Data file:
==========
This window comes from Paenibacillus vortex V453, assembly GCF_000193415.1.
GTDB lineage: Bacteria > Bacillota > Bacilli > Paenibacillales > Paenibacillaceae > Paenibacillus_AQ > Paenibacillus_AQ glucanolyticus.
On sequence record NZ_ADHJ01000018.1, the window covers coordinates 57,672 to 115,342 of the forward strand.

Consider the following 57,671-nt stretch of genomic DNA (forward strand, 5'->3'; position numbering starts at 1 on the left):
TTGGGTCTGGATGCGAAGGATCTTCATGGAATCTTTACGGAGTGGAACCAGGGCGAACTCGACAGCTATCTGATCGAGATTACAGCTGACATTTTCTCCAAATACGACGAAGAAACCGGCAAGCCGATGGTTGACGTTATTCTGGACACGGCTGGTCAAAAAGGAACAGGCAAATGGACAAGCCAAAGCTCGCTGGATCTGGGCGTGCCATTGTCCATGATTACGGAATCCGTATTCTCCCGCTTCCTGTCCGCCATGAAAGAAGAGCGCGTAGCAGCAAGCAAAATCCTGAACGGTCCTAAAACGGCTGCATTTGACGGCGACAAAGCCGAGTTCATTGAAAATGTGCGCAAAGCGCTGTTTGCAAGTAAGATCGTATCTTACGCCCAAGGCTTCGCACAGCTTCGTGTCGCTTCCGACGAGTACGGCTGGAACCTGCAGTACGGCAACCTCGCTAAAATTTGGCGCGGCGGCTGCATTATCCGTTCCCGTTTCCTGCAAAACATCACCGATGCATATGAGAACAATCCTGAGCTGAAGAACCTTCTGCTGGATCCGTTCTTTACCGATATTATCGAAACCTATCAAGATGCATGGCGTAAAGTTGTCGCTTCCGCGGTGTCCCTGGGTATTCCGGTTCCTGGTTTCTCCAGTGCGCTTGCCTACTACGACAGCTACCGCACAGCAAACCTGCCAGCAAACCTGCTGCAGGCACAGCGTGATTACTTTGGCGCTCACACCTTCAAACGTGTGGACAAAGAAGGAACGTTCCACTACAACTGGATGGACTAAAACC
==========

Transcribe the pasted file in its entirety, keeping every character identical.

This window comes from Paenibacillus vortex V453, assembly GCF_000193415.1.
GTDB lineage: Bacteria > Bacillota > Bacilli > Paenibacillales > Paenibacillaceae > Paenibacillus_AQ > Paenibacillus_AQ glucanolyticus.
On sequence record NZ_ADHJ01000018.1, the window covers coordinates 57,672 to 115,342 of the forward strand.

Consider the following 57,671-nt stretch of genomic DNA (forward strand, 5'->3'; position numbering starts at 1 on the left):
TTGGGTCTGGATGCGAAGGATCTTCATGGAATCTTTACGGAGTGGAACCAGGGCGAACTCGACAGCTATCTGATCGAGATTACAGCTGACATTTTCTCCAAATACGACGAAGAAACCGGCAAGCCGATGGTTGACGTTATTCTGGACACGGCTGGTCAAAAAGGAACAGGCAAATGGACAAGCCAAAGCTCGCTGGATCTGGGCGTGCCATTGTCCATGATTACGGAATCCGTATTCTCCCGCTTCCTGTCCGCCATGAAAGAAGAGCGCGTAGCAGCAAGCAAAATCCTGAACGGTCCTAAAACGGCTGCATTTGACGGCGACAAAGCCGAGTTCATTGAAAATGTGCGCAAAGCGCTGTTTGCAAGTAAGATCGTATCTTACGCCCAAGGCTTCGCACAGCTTCGTGTCGCTTCCGACGAGTACGGCTGGAACCTGCAGTACGGCAACCTCGCTAAAATTTGGCGCGGCGGCTGCATTATCCGTTCCCGTTTCCTGCAAAACATCACCGATGCATATGAGAACAATCCTGAGCTGAAGAACCTTCTGCTGGATCCGTTCTTTACCGATATTATCGAAACCTATCAAGATGCATGGCGTAAAGTTGTCGCTTCCGCGGTGTCCCTGGGTATTCCGGTTCCTGGTTTCTCCAGTGCGCTTGCCTACTACGACAGCTACCGCACAGCAAACCTGCCAGCAAACCTGCTGCAGGCACAGCGTGATTACTTTGGCGCTCACACCTTCAAACGTGTGGACAAAGAAGGAACGTTCCACTACAACTGGATGGACTAAAACC